A trailblazer in educational innovation, Kavita Sahay Kerawalla, Vice Chairperson of VIBGYOR Group of Schools, has been an educationist for over two decades. She believes that education can be the catalyst to transform the world, inspire the young generation and make the world a better place. A powerful driving force behind VIBGYOR Group of Schools since its inception, an academician in her felt that the curriculum offered in a large number of schools did not equip children for the demands of the future. She led a team of experts who designed a curriculum for VIBGYOR that has a fine mix of global teaching practices and the Indian curriculum.
The COVID pandemic has drastically changed our everyday lives and this transformation will, quite possibly, be long-term. While the ongoing uncertainty has been challenging for adults, it hasn’t been easy for your children either. Restricted from physical activities and socialising, and coping with learning in a very different manner, children, especially the younger ones, can be particularly overwhelmed.
For more than a year, children have been dealing with many changes, including in their daily routine and the way classes are held. They have also been compelled to forego outdoor recreation with their friends, and many of them may be experiencing insecurities related to their health and safety. At such a time, it becomes important for parents or caregivers to provide them stability, support and a channel for open communication.
Let’s take a look at ways in which you can support your children’s wellbeing, as well as development, in this altered normal:
1. Engage in meaningful conversation
To start with, it is vital that you provide your children with an informed perspective on what is happening, or they will seek answers elsewhere. That could mean getting often-dubious information from peers or social media, which can fuel their worries. Search for information from reliable sources, and if your child is older, guide them on how to look for it themselves.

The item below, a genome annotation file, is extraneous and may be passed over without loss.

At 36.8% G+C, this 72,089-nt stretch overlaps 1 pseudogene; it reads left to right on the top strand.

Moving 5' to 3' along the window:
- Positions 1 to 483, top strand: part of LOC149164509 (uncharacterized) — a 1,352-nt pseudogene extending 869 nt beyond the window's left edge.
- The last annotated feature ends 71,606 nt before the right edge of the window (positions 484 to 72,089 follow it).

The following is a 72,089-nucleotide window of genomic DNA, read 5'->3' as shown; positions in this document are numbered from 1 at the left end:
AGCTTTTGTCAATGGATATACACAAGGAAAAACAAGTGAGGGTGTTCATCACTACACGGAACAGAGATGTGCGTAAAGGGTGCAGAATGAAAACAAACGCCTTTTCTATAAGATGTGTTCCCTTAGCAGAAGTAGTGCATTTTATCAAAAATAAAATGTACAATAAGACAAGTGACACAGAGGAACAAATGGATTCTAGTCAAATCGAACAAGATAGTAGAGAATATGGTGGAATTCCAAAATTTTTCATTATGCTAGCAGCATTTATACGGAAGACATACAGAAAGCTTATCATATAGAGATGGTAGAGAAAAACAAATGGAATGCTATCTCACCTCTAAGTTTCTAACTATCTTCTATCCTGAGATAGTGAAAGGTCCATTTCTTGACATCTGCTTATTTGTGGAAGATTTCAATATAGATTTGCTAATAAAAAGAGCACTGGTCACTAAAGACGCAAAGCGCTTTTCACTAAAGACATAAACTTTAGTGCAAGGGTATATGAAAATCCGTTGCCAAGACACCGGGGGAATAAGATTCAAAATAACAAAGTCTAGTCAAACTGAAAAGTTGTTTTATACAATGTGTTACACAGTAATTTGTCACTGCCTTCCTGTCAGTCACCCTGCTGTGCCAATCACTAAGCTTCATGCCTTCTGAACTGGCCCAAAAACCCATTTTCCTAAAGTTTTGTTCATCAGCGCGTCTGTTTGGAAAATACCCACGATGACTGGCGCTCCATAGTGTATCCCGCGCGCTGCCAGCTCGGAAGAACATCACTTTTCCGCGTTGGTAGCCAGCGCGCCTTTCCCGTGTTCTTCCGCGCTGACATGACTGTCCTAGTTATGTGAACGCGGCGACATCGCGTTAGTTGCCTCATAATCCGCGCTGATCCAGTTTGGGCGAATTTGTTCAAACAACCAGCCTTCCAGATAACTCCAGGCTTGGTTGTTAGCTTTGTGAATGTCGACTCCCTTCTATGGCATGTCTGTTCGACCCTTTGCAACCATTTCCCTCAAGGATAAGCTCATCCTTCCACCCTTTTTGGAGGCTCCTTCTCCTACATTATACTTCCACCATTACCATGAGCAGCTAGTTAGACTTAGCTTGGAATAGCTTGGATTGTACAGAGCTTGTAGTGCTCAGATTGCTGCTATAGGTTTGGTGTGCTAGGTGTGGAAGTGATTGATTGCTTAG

It is important to demonstrate to your children that you are willing to engage in an honest discussion about any issue that may be bothering or confusing them. If your child does not confide in you proactively, here is how you can initiate the conversation. “COVID-19 is still a new disease; I can understand if you are confused. Do you have any questions about it? If I don’t know the answer, I can try to find it or maybe we could search for it together?” You can also ask them if there is something that is worrying them about COVID-19.
Apart from conversations with parents, children also need regular conversations with their friends and extended family. It is important for you to facilitate virtual playdates for your children with their friends, and to help them connect with extended family members over short video calls. This will be particularly reassuring for them during this time of uncertainty and stress.
2. Ensure continuity of education
A year after physical classes were shut down as a preventive measure to contain the virus spread, we are still unsure about how the future will unfold. To help ensure continuity of education in such times, schools have moved online. They have adapted their pedagogical tools and techniques to the virtual medium so that they can assist children in learning experientially as effectively as they would in physical classes.